I wrote the article below in January 2013, but never published it. The strong response to last week's post on the hubris and hype of Silicon Valley, as well as this recent interview, jogged my memory and inspired me to dig this out of the mothballs. I was pleased to see how relevant it remains 2.5 years later.
My old employer, Yahoo!, has been in the news again of late.
Its latest CEO (and former Googler), Marissa Meyer, is currently at the World Economic Forum in Davos, Switzerland, where she has just given her first televised interview detailing her strategy for the beleaguered web giant.
I wish her and the current team at Yahoo! well with their plans, I really do. The saga of Yahoo!'s descent over the past decade was heartbreaking to watch and experience from the inside. I'd love to see the company find a way to become a leader again.
But I don't have faith.
In my opinion, the company can't be "fixed." At least not the way the tech pundits and the past parade of Yahoo! CEOs have touted it can.
Why? Because of a congenital failure to define its identity, paired with a chronic refusal to be honest with itself.
I get asked a lot for my opinion regarding Yahoo!'s fall from grace. I believe the seeds of its failure were sown from the beginning, and I've come up with the following analogy to make it as intuitive as possible. It all starts at the very formation of the company.
The Importance of Clear Vision
First, look at Google. When the founders Sergey Brin and Larry Page first started collaborating, the Internet had been around for a while and they were insightful enough to realize that the data on the Web was growing exponentially. They reasoned that the company who made it possible to sift through all this data and find the most useful content, when needed, would create immense value.
So, they designed the Google platform from Day 1 to optimize around their core goal: "to organize the world's information and make it universally accessible and useful." This gave them a maniacal focus that enabled them to target talent, refine strategy, and prioritize resources. To this day, while there are many other businesses that Google has become involved in (from alternative energy to self-driving cars), everything revolves around first making sure that the central mission is protected and enhanced, and then leveraging the core platform to do ever more innovative things.
In this way, you can think of Google as the Borg of the Internet, following their mission of technical perfection with a methodical, measured dedication; unwavering in its focus.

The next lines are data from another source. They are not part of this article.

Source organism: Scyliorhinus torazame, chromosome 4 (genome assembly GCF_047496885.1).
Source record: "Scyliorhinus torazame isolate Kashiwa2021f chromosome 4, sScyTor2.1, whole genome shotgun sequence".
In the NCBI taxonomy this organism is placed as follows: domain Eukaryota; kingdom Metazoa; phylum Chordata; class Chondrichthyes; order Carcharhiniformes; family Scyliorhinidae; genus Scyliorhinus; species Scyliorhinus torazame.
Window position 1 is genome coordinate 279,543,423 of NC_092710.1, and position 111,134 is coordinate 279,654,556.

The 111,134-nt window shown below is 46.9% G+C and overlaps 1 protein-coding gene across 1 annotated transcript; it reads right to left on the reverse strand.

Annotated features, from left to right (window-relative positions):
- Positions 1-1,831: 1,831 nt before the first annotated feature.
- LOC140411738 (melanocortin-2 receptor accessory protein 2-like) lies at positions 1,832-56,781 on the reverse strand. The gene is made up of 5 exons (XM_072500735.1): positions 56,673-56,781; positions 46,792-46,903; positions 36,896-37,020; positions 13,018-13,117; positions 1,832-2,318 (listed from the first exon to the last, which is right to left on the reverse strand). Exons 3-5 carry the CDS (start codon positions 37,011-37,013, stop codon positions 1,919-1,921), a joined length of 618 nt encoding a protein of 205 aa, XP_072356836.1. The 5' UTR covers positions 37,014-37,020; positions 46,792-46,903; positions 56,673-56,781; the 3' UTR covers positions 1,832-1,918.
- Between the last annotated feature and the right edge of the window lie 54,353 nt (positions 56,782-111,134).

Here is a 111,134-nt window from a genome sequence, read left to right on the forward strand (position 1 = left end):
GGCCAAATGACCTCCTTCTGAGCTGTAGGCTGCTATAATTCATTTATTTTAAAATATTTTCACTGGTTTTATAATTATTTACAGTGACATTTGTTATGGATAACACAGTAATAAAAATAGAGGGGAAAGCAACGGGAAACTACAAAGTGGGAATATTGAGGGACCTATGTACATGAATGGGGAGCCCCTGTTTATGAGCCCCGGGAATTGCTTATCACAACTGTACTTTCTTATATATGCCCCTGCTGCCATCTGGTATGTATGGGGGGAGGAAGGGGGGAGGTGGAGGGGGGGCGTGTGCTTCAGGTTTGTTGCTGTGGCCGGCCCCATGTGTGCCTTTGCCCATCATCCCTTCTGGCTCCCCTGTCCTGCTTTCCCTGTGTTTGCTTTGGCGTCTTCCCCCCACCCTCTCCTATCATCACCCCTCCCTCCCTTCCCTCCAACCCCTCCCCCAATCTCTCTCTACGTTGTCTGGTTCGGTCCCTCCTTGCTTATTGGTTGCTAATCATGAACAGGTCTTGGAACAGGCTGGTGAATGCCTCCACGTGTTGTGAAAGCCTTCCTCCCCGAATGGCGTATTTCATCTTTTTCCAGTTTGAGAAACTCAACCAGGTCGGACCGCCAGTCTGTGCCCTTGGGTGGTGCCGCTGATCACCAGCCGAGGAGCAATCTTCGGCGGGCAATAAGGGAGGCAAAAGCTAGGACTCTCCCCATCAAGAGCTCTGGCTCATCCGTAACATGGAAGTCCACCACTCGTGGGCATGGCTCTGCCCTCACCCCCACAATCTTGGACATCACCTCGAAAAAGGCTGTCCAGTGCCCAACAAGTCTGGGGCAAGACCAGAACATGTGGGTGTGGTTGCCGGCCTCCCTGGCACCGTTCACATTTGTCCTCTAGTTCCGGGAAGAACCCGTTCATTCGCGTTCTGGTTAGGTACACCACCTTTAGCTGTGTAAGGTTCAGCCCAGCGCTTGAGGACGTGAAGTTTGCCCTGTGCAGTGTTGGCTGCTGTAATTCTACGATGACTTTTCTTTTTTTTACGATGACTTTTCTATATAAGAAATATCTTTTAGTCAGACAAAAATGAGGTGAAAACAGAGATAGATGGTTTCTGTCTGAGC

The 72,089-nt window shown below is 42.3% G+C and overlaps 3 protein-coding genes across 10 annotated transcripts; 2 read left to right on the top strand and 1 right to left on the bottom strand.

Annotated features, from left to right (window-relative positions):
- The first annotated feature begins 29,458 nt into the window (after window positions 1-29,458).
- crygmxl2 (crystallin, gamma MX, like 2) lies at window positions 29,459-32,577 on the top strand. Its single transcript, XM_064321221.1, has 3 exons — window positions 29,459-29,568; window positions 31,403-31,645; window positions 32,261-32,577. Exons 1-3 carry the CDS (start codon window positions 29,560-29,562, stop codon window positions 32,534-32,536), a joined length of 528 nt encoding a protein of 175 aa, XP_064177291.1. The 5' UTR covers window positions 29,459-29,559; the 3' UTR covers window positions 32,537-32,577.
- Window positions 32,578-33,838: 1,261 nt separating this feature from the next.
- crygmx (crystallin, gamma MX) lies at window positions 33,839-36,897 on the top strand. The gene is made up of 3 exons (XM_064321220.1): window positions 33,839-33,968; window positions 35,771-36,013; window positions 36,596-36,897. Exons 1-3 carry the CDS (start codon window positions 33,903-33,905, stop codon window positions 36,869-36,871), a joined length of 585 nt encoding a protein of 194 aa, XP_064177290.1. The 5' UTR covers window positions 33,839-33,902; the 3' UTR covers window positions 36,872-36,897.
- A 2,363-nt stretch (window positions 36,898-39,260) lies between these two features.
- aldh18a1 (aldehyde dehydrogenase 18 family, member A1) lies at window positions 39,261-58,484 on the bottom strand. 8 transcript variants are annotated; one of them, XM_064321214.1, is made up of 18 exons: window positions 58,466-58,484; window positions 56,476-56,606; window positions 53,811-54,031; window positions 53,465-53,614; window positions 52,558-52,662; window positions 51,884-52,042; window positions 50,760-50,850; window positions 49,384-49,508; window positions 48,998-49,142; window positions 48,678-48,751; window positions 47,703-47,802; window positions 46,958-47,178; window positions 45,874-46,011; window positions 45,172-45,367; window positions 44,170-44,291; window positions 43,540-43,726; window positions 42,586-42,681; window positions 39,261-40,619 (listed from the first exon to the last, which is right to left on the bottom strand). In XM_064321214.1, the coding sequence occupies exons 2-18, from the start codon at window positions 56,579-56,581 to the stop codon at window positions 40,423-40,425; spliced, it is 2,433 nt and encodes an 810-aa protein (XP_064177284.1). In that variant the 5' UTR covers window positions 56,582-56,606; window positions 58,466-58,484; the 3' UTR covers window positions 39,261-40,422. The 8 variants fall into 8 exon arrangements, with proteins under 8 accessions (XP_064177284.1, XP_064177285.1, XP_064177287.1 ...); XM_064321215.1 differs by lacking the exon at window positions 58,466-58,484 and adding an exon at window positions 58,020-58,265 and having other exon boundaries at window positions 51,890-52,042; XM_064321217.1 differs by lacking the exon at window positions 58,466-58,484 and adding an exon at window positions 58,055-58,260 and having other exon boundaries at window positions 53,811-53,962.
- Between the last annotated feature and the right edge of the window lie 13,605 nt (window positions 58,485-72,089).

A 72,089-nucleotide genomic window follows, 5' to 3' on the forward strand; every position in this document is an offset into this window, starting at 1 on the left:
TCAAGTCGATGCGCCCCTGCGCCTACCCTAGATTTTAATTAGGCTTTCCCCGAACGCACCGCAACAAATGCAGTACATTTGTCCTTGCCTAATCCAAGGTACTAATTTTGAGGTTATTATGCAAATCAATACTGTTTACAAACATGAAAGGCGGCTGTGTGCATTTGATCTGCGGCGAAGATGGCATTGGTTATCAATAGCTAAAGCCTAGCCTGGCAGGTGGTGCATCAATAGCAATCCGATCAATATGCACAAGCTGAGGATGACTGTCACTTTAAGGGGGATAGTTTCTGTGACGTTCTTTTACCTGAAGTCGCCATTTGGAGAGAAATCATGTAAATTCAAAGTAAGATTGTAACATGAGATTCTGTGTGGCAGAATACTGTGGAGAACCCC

Now, look at Yahoo!. Yahoo! is the Internet's Jedd Clampett.
If you don't know the story, the founders Jerry Yang and David Filo shared a trailer while graduate students at Stanford in the early 1990s. (It was literally a trailer. Stanford's graduate campus housing has improved much since then.) The graphical pages of the World Wide Web were just emerging, and as interested computer science students, David and Jerry spent a lot of time exploring them. As the number of Web sites multiplied, they created a simple directory – really nothing more than a page of bookmarked links – to help them keep track of the growing number.
This was the Internet's equivalent of Jedd Clampett missing a varmint with his shotgun, only to find "a-bubblin' crude" spilling out of the earth.
As simple as this directory was, nothing like it existed yet. So word got out, and people started flocking to it in ever-greater numbers. Pretty soon, the founders realized they had a phenomenon happening before their eyes, and they were savvy enough to enlist some seasoned help in structuring a business around it and monetizing it through advertising.
Well, the rest is history. Yahoo! experienced mind-boggling, stratospheric growth over the next several years. For a period of time for most people,Yahoo! WAS the Internet. For everyone else, it was the Internet's front door: occupying the best real estate within the new virtual universe of the World Wide Web.
But the key element to note here is that there was no fundamental vision or guiding mission that preceded Yahoo!'s creation. The company simply sprang into existence; a "happening" created by an unforeseen, rapid and gargantuan transmogrification of the world's analog audience base into digital 'users'.